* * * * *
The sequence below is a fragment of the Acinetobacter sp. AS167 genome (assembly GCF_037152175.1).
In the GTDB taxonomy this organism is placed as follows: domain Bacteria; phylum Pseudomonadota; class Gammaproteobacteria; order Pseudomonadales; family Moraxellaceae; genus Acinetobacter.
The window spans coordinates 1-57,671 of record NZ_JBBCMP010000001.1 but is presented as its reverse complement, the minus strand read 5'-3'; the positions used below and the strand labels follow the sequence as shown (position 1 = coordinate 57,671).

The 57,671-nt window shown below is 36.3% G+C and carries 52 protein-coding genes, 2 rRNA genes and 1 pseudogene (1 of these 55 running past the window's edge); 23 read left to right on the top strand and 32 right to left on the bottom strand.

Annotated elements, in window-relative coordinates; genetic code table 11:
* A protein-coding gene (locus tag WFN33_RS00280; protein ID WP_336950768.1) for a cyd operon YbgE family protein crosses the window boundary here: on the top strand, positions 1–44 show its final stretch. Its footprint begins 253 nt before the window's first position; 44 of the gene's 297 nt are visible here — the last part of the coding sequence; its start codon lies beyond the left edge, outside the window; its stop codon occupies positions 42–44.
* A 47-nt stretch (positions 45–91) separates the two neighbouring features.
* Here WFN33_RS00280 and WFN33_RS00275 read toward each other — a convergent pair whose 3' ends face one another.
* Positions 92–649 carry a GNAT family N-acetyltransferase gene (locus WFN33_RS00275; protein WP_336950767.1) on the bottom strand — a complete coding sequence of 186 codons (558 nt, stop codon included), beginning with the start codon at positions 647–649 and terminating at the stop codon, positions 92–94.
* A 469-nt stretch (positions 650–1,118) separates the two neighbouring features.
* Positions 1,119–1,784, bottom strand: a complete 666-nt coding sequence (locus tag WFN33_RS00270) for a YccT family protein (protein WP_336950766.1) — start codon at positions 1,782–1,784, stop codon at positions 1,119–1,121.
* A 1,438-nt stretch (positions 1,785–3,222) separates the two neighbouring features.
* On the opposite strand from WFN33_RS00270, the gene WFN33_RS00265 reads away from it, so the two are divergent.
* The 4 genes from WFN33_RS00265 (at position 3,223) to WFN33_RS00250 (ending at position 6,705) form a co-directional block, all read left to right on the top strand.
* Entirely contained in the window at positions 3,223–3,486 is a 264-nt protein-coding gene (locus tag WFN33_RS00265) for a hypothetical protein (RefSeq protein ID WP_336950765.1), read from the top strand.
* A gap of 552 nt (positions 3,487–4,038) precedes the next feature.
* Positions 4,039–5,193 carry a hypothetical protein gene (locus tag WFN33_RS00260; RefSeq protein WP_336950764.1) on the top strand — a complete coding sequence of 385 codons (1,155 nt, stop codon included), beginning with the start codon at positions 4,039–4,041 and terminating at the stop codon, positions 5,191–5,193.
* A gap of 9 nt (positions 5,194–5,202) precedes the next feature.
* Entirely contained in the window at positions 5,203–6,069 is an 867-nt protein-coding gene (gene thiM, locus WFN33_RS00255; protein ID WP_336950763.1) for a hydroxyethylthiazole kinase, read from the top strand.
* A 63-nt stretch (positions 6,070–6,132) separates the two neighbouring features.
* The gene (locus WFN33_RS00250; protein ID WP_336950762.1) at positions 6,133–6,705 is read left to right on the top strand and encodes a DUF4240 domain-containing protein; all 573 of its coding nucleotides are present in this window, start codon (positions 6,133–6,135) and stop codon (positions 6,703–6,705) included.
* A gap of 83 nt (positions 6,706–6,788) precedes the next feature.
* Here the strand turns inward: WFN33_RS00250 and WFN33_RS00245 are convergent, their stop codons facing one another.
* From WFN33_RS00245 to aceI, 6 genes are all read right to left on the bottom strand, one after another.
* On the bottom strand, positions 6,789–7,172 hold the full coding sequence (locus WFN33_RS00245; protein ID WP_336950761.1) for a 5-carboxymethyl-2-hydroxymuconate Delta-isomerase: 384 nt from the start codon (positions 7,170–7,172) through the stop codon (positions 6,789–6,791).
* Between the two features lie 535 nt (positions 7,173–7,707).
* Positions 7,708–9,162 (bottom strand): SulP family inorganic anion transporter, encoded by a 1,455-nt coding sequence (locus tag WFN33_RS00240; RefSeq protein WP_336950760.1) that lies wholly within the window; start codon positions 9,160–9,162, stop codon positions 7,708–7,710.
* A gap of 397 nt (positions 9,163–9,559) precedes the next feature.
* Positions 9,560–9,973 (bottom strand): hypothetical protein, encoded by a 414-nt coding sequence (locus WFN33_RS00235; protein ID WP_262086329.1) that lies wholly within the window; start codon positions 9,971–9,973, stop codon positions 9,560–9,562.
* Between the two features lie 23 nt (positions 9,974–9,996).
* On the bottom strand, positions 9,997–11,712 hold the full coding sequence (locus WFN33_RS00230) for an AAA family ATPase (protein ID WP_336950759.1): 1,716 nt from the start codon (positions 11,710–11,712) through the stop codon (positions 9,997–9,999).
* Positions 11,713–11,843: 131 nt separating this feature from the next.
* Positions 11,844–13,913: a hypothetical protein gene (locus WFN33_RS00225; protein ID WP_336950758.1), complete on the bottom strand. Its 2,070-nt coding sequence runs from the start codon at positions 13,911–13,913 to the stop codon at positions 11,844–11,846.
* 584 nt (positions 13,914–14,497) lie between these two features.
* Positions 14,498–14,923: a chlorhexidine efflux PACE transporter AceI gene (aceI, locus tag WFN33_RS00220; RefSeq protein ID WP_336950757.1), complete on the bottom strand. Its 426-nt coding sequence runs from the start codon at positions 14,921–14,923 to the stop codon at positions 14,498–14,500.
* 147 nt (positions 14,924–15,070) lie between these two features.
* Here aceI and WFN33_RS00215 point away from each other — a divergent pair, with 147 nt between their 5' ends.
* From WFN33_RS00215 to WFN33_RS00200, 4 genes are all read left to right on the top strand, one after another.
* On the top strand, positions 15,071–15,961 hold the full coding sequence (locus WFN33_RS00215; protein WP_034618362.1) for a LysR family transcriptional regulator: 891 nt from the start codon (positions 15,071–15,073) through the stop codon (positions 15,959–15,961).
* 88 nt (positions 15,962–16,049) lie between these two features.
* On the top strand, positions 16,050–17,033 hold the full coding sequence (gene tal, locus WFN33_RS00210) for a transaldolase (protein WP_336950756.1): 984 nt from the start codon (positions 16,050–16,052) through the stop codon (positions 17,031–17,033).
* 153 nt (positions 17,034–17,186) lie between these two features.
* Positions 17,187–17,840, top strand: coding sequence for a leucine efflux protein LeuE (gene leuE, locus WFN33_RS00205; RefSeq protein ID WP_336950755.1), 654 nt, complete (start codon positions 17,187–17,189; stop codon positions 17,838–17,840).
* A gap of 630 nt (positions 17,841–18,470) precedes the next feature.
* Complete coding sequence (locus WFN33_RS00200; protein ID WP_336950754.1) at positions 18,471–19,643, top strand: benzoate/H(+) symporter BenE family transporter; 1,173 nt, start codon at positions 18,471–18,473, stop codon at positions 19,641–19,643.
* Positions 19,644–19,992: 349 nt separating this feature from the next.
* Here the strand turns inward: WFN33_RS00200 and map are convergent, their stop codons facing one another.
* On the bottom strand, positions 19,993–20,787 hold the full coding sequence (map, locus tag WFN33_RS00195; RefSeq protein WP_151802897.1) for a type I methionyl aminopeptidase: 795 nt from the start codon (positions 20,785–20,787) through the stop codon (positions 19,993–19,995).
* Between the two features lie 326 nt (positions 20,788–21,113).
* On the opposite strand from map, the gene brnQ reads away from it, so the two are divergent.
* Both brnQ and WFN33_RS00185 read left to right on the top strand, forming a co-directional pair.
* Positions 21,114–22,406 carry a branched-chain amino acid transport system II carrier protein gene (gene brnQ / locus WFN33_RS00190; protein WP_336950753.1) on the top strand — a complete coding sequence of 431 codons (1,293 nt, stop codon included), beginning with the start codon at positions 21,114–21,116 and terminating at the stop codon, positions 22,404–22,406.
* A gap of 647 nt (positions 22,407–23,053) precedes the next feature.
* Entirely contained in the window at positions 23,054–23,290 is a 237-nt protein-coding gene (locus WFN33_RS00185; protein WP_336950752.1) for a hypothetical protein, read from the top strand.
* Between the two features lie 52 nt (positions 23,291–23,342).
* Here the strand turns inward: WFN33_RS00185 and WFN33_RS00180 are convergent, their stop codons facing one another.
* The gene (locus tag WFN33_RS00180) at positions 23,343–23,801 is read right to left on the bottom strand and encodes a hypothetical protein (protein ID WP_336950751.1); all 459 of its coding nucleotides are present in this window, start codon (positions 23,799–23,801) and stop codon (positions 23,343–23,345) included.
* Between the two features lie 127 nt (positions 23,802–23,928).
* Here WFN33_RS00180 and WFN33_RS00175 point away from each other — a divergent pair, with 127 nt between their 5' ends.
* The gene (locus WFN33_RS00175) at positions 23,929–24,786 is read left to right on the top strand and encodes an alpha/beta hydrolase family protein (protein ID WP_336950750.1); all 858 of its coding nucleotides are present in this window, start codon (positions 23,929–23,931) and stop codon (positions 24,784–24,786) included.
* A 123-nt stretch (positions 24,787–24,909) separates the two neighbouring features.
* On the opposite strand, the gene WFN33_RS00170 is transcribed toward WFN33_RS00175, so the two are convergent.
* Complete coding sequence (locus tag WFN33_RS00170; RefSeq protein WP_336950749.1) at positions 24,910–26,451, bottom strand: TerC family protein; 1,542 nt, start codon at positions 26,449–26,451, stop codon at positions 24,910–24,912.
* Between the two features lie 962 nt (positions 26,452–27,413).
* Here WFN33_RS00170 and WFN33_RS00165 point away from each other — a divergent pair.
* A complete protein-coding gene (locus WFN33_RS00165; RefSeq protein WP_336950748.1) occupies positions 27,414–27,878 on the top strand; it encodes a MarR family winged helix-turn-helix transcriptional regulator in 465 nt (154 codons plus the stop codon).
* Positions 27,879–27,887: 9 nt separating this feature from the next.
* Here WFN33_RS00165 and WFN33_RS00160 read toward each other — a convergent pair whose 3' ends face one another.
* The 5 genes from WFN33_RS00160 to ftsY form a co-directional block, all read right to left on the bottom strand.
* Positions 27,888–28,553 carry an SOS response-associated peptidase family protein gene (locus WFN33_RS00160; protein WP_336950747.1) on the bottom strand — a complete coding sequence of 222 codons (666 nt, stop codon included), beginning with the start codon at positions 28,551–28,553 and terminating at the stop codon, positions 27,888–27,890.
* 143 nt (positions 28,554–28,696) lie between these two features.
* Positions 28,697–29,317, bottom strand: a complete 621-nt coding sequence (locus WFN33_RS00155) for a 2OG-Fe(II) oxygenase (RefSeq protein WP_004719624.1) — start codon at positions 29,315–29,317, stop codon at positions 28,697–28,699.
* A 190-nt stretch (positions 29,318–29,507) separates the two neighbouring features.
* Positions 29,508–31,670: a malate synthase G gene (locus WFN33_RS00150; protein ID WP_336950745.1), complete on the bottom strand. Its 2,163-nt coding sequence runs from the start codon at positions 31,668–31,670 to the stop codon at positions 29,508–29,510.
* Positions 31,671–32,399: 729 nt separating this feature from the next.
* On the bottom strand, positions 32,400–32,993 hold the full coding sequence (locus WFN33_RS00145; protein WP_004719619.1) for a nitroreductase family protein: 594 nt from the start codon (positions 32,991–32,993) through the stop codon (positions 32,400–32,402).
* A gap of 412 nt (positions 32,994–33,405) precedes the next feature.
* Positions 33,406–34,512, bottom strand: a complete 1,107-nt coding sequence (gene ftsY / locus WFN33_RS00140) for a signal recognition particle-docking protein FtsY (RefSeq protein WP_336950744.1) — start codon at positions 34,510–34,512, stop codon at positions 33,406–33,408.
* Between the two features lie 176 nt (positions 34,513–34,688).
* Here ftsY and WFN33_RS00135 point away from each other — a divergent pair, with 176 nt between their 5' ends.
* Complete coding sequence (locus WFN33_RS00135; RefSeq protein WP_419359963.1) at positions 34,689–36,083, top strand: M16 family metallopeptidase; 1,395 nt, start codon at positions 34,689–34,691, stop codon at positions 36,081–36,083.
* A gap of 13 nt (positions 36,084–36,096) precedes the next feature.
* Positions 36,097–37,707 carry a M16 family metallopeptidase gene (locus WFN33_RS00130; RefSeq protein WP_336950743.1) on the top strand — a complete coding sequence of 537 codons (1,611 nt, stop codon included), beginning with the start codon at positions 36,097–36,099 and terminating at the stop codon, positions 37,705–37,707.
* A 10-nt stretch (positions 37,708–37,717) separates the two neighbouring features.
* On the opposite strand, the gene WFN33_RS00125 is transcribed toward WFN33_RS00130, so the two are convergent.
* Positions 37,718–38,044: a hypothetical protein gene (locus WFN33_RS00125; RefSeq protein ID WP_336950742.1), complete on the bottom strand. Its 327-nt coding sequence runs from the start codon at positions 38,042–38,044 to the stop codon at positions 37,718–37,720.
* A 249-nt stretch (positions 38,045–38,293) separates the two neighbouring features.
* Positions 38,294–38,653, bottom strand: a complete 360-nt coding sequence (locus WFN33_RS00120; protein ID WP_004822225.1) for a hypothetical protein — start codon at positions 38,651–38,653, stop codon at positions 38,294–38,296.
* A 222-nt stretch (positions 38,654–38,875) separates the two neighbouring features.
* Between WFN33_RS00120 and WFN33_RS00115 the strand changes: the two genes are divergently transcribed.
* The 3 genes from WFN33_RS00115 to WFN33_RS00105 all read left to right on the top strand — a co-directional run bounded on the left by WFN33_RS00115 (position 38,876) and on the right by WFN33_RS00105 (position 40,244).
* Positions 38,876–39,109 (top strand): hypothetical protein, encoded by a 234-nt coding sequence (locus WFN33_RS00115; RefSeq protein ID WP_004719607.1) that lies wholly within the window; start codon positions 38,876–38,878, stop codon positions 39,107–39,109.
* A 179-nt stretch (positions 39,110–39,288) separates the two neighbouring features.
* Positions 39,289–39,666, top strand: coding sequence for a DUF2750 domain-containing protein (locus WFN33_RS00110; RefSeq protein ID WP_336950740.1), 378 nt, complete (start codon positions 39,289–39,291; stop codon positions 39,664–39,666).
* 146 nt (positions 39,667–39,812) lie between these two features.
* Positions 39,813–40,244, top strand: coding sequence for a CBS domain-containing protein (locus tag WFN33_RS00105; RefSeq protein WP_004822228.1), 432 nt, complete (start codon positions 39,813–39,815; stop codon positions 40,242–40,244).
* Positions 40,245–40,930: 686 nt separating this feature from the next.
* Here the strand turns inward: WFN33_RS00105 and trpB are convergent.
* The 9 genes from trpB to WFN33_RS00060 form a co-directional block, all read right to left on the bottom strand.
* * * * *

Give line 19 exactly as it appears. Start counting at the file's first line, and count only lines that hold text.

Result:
* Entirely contained in the window at positions 5,203–6,069 is an 867-nt protein-coding gene (gene thiM, locus WFN33_RS00255; protein ID WP_336950763.1) for a hydroxyethylthiazole kinase, read from the top strand.